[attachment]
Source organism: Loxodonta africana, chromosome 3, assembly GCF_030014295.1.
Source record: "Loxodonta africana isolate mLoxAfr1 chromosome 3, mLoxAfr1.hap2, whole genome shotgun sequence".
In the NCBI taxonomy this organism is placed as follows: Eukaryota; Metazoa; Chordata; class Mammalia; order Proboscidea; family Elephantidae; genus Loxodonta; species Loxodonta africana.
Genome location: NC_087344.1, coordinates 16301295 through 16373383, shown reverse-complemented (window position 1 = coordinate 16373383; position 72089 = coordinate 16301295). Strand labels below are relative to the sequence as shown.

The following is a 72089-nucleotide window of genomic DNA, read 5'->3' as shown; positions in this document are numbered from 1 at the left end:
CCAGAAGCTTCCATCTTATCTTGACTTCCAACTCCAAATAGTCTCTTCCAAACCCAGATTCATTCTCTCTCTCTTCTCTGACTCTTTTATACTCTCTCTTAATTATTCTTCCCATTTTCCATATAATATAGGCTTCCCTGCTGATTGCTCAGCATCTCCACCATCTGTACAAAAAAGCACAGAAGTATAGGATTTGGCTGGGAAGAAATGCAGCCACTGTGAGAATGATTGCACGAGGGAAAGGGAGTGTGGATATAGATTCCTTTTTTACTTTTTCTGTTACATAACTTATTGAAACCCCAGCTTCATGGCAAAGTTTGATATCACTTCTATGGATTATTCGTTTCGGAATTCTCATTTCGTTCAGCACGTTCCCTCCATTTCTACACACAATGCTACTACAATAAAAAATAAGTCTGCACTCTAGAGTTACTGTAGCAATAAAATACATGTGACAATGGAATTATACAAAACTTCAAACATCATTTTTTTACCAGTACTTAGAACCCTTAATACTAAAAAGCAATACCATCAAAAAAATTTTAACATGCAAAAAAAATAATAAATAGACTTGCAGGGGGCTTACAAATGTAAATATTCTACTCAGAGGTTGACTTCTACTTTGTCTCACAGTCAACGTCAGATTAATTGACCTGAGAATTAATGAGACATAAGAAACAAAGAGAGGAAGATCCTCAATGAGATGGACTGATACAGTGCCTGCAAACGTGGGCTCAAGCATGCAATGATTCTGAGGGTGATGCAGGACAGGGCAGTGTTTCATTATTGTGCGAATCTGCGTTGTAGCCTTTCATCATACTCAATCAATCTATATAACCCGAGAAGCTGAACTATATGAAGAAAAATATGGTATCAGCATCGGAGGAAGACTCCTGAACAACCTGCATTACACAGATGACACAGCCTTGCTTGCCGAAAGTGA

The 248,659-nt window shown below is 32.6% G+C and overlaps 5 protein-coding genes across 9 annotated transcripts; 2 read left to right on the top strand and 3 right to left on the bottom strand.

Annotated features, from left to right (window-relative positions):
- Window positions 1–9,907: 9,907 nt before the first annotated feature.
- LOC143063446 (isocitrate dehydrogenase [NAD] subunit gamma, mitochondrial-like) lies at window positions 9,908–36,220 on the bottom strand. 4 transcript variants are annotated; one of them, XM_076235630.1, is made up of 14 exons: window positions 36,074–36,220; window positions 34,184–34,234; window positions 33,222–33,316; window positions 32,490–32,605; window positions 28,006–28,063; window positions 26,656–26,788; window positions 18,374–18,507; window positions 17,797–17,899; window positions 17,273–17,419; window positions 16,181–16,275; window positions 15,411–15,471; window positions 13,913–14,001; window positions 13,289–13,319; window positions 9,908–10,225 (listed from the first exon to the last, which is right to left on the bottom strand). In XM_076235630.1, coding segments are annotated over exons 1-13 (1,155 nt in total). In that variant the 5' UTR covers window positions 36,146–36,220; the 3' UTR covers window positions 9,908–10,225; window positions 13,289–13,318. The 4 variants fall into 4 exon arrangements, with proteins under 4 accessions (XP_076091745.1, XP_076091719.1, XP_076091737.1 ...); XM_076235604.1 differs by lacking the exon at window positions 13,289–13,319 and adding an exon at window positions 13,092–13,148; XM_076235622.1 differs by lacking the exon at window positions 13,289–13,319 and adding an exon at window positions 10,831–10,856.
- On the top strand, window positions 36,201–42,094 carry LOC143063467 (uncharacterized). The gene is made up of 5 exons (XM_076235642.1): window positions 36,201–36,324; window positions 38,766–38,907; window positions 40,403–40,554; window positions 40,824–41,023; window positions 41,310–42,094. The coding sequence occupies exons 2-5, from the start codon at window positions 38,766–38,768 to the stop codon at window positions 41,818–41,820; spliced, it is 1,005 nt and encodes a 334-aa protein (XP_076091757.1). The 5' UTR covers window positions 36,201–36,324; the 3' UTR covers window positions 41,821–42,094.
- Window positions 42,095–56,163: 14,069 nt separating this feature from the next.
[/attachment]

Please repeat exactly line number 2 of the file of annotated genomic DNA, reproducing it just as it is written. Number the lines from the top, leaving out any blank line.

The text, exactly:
Source record: "Loxodonta africana isolate mLoxAfr1 chromosome 3, mLoxAfr1.hap2, whole genome shotgun sequence".